American Friends Service Committee

Created in 1917 to aid conscientious objectors, the American Friends Service Committee (AFSC) had embarked on a more ambitious agenda by the mid-1920s that included attempts to ameliorate race relations in the U.S. After working with Japanese college students in the 1920s, the AFSC became actively involved with Japanese Americans during World War II. While its efforts to help extended across a wide range of activities, the AFSC focused on Japanese American resettlement , taking lead of the National Japanese American Student Relocation Council (NJASRC) and establishing hostels in several U.S. cities to help Japanese American resettlers adjust to life in their new communities.

Prewar Activism

Although originally established by Quakers to provide alternatives to military service for conscientious objectors during World War I, the AFSC soon decided to work on a wider range of issues. As a result, by the mid-1920s, AFSC leaders had committed their organization to interpreting the Friendly way of life in Europe, increasing its home service program, promoting pacifism, and applying Quaker principles and ideals to improving race relations. To help achieve better interracial relations, the AFSC created the Interracial Section in 1924, which addressed racial issues in a global context that transcended simple binaries of black and white.

Emphasizing the importance of intercultural connections as the best means to pursue its ambitious program, the Interracial Section focused primarily on work with African Americans and Japanese. The latter effort focused on supporting the studies of three Japanese students at U.S. colleges for an academic year. Hoping that the resulting contacts between American and Japanese students would lead to improved understanding and friendship, Interracial Section members financed three Japanese scholars—Yasushi Hasegawa, Kiyo Harano, and Tadosaku Ito—with somewhat mixed results. Believing that Hasegawa had accomplished important work, AFSC leaders worried that the other students had contributed less, in part because of their struggles with the English language. Facing financial problems and an ambitious range of projects, the AFSC ended the Japanese student program in the late 1920s, not long before deciding to close the Interracial Section as well. The latter decision—grounded in concerns about financing, overlapping responsibilities for interracial work among various sections of the AFSC, and a diminished momentum for Interracial Section projects—did not, however, end AFSC interest in interracial activism, and the organization spent the late 1920s and the Great Depression working with first the American Interracial Peace Committee and later the Institute of Race Relations.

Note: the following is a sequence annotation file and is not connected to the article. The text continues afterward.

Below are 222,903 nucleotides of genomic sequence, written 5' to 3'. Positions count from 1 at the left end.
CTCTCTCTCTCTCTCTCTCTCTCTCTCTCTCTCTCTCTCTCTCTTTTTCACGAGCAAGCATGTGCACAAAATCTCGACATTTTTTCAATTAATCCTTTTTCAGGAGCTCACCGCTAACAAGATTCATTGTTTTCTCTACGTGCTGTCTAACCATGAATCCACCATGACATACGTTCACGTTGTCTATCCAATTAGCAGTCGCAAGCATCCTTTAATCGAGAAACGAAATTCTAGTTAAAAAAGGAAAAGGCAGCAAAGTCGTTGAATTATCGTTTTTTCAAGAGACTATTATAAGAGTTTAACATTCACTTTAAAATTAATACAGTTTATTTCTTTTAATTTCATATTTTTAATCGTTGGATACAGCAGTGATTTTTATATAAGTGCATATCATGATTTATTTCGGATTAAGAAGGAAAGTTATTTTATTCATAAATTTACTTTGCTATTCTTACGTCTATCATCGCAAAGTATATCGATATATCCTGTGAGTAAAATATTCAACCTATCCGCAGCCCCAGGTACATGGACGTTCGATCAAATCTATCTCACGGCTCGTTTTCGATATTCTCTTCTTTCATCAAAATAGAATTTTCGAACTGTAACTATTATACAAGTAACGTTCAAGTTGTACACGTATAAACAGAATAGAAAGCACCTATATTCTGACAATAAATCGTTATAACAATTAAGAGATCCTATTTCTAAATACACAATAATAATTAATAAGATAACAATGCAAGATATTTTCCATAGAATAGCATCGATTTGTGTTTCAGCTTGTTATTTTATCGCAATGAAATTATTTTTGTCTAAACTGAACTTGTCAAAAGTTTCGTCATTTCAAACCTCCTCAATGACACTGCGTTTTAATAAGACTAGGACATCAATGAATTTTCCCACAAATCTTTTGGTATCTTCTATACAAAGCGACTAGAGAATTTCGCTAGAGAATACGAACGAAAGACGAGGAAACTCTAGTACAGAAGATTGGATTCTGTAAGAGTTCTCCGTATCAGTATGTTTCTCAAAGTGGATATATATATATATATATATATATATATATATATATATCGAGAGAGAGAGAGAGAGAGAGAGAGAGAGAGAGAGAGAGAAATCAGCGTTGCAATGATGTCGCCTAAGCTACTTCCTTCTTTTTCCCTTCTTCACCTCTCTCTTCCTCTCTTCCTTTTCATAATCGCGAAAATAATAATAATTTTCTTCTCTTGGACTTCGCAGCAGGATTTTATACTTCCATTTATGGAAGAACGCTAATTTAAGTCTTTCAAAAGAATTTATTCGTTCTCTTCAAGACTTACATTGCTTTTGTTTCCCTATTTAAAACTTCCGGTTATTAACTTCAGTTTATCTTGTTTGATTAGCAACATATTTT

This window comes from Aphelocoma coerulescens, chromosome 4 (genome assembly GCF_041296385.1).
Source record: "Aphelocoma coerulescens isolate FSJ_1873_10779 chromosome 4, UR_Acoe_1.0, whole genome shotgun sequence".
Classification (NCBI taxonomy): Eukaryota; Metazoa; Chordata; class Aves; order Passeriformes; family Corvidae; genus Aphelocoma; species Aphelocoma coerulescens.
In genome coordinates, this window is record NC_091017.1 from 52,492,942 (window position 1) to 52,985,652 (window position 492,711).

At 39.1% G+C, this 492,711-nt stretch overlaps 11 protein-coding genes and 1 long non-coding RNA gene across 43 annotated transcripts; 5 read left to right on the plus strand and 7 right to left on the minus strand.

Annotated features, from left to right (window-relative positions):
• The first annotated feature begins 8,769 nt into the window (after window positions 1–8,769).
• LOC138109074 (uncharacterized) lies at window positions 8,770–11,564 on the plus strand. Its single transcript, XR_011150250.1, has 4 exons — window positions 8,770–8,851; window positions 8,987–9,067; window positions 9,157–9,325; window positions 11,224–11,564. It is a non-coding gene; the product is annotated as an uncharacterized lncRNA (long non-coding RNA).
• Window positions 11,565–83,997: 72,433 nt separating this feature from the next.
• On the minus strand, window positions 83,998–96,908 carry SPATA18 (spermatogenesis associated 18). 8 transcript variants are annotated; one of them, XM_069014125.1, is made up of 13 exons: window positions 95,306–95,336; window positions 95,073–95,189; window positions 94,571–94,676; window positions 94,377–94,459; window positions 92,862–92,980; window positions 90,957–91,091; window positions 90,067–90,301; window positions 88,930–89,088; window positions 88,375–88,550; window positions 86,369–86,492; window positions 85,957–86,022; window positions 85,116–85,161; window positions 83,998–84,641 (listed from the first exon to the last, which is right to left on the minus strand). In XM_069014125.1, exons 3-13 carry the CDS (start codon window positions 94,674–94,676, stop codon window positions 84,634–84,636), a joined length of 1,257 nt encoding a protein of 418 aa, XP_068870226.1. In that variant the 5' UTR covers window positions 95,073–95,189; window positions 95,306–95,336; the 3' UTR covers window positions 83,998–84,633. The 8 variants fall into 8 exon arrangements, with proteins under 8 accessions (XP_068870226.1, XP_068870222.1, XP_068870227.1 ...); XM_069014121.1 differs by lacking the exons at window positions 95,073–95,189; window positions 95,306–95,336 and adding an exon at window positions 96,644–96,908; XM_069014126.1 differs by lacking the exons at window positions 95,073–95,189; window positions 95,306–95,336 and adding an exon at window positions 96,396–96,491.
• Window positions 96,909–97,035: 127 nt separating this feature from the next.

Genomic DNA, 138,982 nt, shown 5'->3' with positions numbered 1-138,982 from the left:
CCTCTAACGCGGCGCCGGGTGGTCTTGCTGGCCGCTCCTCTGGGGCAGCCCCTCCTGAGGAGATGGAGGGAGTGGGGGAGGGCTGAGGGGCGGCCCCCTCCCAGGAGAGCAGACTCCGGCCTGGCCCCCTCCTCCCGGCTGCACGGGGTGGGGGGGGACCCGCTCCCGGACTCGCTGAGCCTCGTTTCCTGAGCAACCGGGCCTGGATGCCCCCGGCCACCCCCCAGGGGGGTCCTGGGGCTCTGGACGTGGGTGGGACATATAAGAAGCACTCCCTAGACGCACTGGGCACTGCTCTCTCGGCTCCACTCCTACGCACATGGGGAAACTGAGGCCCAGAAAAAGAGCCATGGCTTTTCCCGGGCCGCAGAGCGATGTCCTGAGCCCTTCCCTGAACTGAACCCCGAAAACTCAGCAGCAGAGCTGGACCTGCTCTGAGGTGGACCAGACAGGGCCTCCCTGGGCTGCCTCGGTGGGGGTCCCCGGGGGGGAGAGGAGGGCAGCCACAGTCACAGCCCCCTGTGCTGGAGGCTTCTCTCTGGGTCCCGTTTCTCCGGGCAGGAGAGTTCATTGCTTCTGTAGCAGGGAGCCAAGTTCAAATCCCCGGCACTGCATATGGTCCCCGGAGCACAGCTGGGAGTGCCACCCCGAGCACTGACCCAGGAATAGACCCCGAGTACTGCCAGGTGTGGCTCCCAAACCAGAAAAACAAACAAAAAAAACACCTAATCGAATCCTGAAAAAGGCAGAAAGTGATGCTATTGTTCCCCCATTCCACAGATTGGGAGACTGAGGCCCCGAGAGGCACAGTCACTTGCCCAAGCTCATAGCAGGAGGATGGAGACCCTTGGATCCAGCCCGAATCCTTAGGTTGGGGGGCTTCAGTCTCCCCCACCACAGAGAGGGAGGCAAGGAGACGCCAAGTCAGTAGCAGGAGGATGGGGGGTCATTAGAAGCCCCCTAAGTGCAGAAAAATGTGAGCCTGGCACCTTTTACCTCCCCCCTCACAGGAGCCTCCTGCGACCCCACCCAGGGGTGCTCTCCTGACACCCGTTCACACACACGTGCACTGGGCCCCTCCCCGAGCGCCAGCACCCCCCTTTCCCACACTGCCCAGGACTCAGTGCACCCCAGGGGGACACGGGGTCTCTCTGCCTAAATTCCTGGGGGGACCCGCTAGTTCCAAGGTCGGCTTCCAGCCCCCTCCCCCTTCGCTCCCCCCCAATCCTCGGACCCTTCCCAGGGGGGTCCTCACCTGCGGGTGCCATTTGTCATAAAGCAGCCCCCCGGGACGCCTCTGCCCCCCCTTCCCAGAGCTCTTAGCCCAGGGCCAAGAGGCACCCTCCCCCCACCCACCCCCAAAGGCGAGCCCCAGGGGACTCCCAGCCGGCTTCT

Wartime Activism

The Japanese attack on Pearl Harbor and the ensuing government decision for mass removal and confinement resulted in a series of crises for Japanese Americans living on the West Coast, and the AFSC, with almost two decades of experience with interracial activism and an historic interest in U.S.-Japanese relations, quickly began searching for ways to help them. Hoping to extend, in Quaker Thomas Bodine 's words, "spiritual handshakes" to Japanese Americans facing wartime troubles, AFSC staffers soon found the magnitude of problems overwhelming their small West Coast office. [1] As they tried to assess the quickly changing situation on the ground, Quakers visited Japanese Americans, first in their homes and later in the camps, to provide moral support and to find out what help was needed, spoke publically about the situation, and collected food for hungry families. As it found its footing, the AFSC eventually focused its efforts on two major projects, both related to programs designed to resettle inmates in the midwestern and eastern U.S.

The AFSC first attempted to help resettlement efforts by assuming, at War Relocation Authority (WRA) director Milton S. Eisenhower 's request, leadership of the NJASRC. Created on May 29, 1942, the Council was quite successful, helping to resettle more than 4,000 college students at more than 600 institutions of higher learning. The success came as the result of hard and dedicated work in very challenging circumstances. Short on cash and working in a hostile wartime context, the NJASRC had to forge cooperative relationships with a wide range of public and private agencies and individuals, including civilian and military branches of the government, philanthropic foundations, college administrators, and church mission boards as well as the Japanese American students, their parents, and the wider incarcerated community.